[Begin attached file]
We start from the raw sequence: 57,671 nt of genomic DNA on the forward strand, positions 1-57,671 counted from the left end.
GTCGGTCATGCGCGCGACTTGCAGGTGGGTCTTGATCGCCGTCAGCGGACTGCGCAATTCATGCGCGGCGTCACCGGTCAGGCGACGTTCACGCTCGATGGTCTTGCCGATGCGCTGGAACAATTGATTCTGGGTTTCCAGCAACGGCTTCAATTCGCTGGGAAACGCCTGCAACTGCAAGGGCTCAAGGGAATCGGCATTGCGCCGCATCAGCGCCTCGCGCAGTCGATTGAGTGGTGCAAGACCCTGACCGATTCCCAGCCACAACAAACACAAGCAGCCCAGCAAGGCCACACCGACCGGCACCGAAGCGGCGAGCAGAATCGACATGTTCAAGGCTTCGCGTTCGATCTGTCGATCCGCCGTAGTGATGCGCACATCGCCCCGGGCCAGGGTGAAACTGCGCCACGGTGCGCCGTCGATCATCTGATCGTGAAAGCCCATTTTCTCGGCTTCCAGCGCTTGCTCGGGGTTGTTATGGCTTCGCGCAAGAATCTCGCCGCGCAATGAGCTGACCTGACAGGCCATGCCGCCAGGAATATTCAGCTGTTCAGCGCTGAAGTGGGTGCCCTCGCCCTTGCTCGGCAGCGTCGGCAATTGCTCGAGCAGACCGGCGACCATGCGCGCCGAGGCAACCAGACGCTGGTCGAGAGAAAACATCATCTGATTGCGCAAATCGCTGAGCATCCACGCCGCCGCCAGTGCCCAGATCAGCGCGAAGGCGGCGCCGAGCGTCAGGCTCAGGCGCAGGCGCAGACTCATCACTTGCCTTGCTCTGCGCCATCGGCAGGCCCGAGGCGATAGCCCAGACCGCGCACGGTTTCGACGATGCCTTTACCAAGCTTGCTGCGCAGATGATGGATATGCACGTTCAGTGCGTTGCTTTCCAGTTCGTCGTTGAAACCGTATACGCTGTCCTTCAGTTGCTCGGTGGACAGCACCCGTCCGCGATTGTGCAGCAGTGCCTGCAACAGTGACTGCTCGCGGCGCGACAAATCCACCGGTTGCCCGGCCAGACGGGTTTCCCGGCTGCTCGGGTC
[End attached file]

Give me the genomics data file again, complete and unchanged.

We start from the raw sequence: 57,671 nt of genomic DNA on the forward strand, positions 1-57,671 counted from the left end.
GTCGGTCATGCGCGCGACTTGCAGGTGGGTCTTGATCGCCGTCAGCGGACTGCGCAATTCATGCGCGGCGTCACCGGTCAGGCGACGTTCACGCTCGATGGTCTTGCCGATGCGCTGGAACAATTGATTCTGGGTTTCCAGCAACGGCTTCAATTCGCTGGGAAACGCCTGCAACTGCAAGGGCTCAAGGGAATCGGCATTGCGCCGCATCAGCGCCTCGCGCAGTCGATTGAGTGGTGCAAGACCCTGACCGATTCCCAGCCACAACAAACACAAGCAGCCCAGCAAGGCCACACCGACCGGCACCGAAGCGGCGAGCAGAATCGACATGTTCAAGGCTTCGCGTTCGATCTGTCGATCCGCCGTAGTGATGCGCACATCGCCCCGGGCCAGGGTGAAACTGCGCCACGGTGCGCCGTCGATCATCTGATCGTGAAAGCCCATTTTCTCGGCTTCCAGCGCTTGCTCGGGGTTGTTATGGCTTCGCGCAAGAATCTCGCCGCGCAATGAGCTGACCTGACAGGCCATGCCGCCAGGAATATTCAGCTGTTCAGCGCTGAAGTGGGTGCCCTCGCCCTTGCTCGGCAGCGTCGGCAATTGCTCGAGCAGACCGGCGACCATGCGCGCCGAGGCAACCAGACGCTGGTCGAGAGAAAACATCATCTGATTGCGCAAATCGCTGAGCATCCACGCCGCCGCCAGTGCCCAGATCAGCGCGAAGGCGGCGCCGAGCGTCAGGCTCAGGCGCAGGCGCAGACTCATCACTTGCCTTGCTCTGCGCCATCGGCAGGCCCGAGGCGATAGCCCAGACCGCGCACGGTTTCGACGATGCCTTTACCAAGCTTGCTGCGCAGATGATGGATATGCACGTTCAGTGCGTTGCTTTCCAGTTCGTCGTTGAAACCGTATACGCTGTCCTTCAGTTGCTCGGTGGACAGCACCCGTCCGCGATTGTGCAGCAGTGCCTGCAACAGTGACTGCTCGCGGCGCGACAAATCCACCGGTTGCCCGGCCAGACGGGTTTCCCGGCTGCTCGGGTC